During the growth of P. gingivalis, phospholipids accumulate in the outer membrane of P. gingivalis, while the outer membrane to swell outwards and eventually pinch off to form OMVs. A large number of pathogenic factors are highly concentrated and protected by the capsule structure to avoid degradation and enhance long-distance delivery, so OMVs can produce stronger virulence than its parent bacteria. These virulence factors mainly include membrane proteins, lipoproteins and extracellular proteins, such as well-studied CTD proteins like gingipains, Mfa5, A-LPS, HBP35, CPG70, PPAD, and heme-binding lipoproteins HmuY and IhtB. In addition, msRNA is included. It is worth noting that the exact mechanisms of the formation of P. gingivalis OMVs are still unknown, so bioinformatics tools have not been or cannot be used to analyze the components in detail, and the existing biochemical analysis is also limited to individual strains. Most of noted adhesins are present in P. gingivalis OMVs, which allows P. gingivalis OMVs to communicate with other oral bacteria on behalf of their parent bacteria, promote the formation of related bacterial biofilms and inhibit and disperse competing biofilms. On the other side, P. gingivalis OMVs can be internalized into host cells through the actin-mediated host receptor pathway and the fimbria-dependent lipid raft endocytosis pathway. It can also activate or degrade a variety of biologically active substances in host cells, inhibit cell proliferation, promote glycolysis, apoptosis, and cause host cells to produce a variety of inflammatory factors thereby promoting the formation of an inflammatory environment. Through long-distance transmission, P. gingivalis OMVs can also reach distant target organs and induce related systemic diseases. Many reports indicate the correlation between P. gingivalis OMVs and systemic system diseases. Here are a few examples. First, P. gingivalis OMVs attenuate insulin-induced Akt/GSK-3β signaling in hepatic HepG2 cells, thereby causing changes in glucose metabolism in the liver and promoting the development of DM. Secondly, P. gingivalis OMVs activate ROCK of human umbilical vein endothelial cells through ERK1/2 and p38 MAPK-dependent mechanisms to promote endothelial dysfunction, promote vascular smooth muscle cell calcification through ERK1/2-RUNX2, and increase vascular permeability by cleavaging endothelial cell connexins such as PECAM-1, thereby promoting CVD. Thirdly, P. gingivalis OMVs contain PPAD that closely related to RA, and are modified by A-LPS to protect PPAD from proteolytic degradation. However, the relationship between P. gingivalis OMVs and other systemic diseases including AD, NAFLD and carcinoma is still little researched, and further exploration is needed. In summary, compared to its parent bacteria, OMVs contain a higher concentration of virulence factors, and a thin membrane is used to protect their smaller structures. These characteristics enable OMVs to achieve long-distance transmission and reach locations where the parent bacteria cannot access, amplifying the pathogenic effects of P. gingivalis in the oral environment and even in various parts of the body. This also suggests that the balance of our oral microecological is of great significance to oral and whole body health.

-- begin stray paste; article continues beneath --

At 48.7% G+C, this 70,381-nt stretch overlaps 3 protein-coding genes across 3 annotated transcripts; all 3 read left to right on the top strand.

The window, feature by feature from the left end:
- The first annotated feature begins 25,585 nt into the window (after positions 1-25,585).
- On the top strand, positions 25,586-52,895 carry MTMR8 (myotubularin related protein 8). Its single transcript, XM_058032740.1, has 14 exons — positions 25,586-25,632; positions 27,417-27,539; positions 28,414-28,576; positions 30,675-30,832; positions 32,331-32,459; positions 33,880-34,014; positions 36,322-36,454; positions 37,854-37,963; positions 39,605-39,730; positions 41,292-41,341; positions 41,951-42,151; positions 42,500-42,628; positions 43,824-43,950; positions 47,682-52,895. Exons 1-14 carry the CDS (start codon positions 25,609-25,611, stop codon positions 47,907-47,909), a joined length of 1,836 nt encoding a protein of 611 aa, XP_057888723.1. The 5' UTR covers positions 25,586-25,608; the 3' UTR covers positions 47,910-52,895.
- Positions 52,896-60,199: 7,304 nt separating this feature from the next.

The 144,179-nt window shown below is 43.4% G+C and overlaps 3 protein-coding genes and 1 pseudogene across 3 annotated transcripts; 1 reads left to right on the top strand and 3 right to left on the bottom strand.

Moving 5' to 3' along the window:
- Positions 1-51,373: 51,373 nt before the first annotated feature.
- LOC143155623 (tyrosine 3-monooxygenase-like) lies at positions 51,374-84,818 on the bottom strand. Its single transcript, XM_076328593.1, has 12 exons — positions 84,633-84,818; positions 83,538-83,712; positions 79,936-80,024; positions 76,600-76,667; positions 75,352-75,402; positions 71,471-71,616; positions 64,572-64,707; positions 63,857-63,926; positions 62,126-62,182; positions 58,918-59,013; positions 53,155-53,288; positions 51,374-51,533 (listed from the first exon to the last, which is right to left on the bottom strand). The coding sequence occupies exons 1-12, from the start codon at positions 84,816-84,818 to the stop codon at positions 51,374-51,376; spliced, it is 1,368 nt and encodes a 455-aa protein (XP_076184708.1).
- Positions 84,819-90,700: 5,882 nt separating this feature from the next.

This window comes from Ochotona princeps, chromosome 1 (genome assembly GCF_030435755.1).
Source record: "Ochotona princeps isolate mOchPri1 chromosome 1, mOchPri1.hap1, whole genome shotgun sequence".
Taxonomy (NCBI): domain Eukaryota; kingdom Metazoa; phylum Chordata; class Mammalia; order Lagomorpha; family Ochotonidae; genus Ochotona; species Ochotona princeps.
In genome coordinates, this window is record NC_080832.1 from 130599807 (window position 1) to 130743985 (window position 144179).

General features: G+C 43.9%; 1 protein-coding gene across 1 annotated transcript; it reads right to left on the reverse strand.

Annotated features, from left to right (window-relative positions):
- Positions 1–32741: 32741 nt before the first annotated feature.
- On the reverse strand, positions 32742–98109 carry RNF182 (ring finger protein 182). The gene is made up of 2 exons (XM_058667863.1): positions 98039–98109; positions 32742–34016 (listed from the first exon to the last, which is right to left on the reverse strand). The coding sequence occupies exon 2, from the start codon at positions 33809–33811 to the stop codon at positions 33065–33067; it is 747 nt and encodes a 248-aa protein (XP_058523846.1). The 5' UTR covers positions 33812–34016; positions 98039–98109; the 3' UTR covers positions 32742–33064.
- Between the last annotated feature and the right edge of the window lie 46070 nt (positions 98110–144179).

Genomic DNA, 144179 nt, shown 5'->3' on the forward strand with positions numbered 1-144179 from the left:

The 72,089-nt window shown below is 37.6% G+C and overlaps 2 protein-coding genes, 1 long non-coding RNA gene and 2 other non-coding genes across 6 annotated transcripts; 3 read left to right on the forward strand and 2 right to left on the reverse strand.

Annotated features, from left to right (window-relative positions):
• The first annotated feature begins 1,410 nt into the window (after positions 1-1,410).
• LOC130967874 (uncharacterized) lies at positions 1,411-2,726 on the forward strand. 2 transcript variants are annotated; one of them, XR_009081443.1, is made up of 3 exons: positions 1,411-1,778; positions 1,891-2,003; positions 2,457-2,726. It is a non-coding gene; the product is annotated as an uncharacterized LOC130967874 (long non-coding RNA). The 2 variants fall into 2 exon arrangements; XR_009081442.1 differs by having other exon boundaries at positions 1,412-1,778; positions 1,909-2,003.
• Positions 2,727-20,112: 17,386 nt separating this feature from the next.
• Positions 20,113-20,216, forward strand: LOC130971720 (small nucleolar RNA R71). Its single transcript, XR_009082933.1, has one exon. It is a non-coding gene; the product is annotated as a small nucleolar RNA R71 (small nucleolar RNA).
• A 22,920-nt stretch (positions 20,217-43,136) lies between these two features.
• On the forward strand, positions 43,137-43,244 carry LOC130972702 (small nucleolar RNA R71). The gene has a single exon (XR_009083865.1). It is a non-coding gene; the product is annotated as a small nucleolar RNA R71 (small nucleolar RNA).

ZZ collected the data and drafted the manuscript. DL and SL designed and revised the manuscript. SZ revised the details, and YP guided the completion. All authors approved the final version of the manuscript. All authors contributed to the article and approved the submitted version.
This work was supported by the National Natural Science Foundation of China (grants 81870771 and 81800975) and China Postdoctoral Science Foundation (grants 2018M640269 and 2019T120224).
Conflict of Interest
The authors declare that the research was conducted in the absence of any commercial or financial relationships that could be construed as a potential conflict of interest.
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Keywords: Porphyromonas gingivalis, outer membrane vesicles, virulence factors, periodontal disease, systemic diseases
Citation: Zhang Z, Liu D, Liu S, Zhang S and Pan Y (2021) The Role of Porphyromonas gingivalis Outer Membrane Vesicles in Periodontal Disease and Related Systemic Diseases. Front. Cell. Infect. Microbiol. 10:585917. doi: 10.3389/fcimb.2020.585917
Received: 28 October 2020; Accepted: 14 December 2020;
Published: 28 January 2021.
Edited by:Rodnei Dennis Rossoni, Sao Paulo State University, Brazil
Reviewed by:Nidia C. Castro Dos Santos, Guarulhos University, Brazil
Oleh Andrukhov, University Dental Clinic Vienna, Austria
Giorgio Gabarrini, Karolinska Institutet (KI), Sweden
Copyright © 2021 Zhang, Liu, Liu, Zhang and Pan. This is an open-access article distributed under the terms of the Creative Commons Attribution License (CC BY). The use, distribution or reproduction in other forums is permitted, provided the original author(s) and the copyright owner(s) are credited and that the original publication in this journal is cited, in accordance with accepted academic practice. No use, distribution or reproduction is permitted which does not comply with these terms.
*Correspondence: Yaping Pan, email@example.com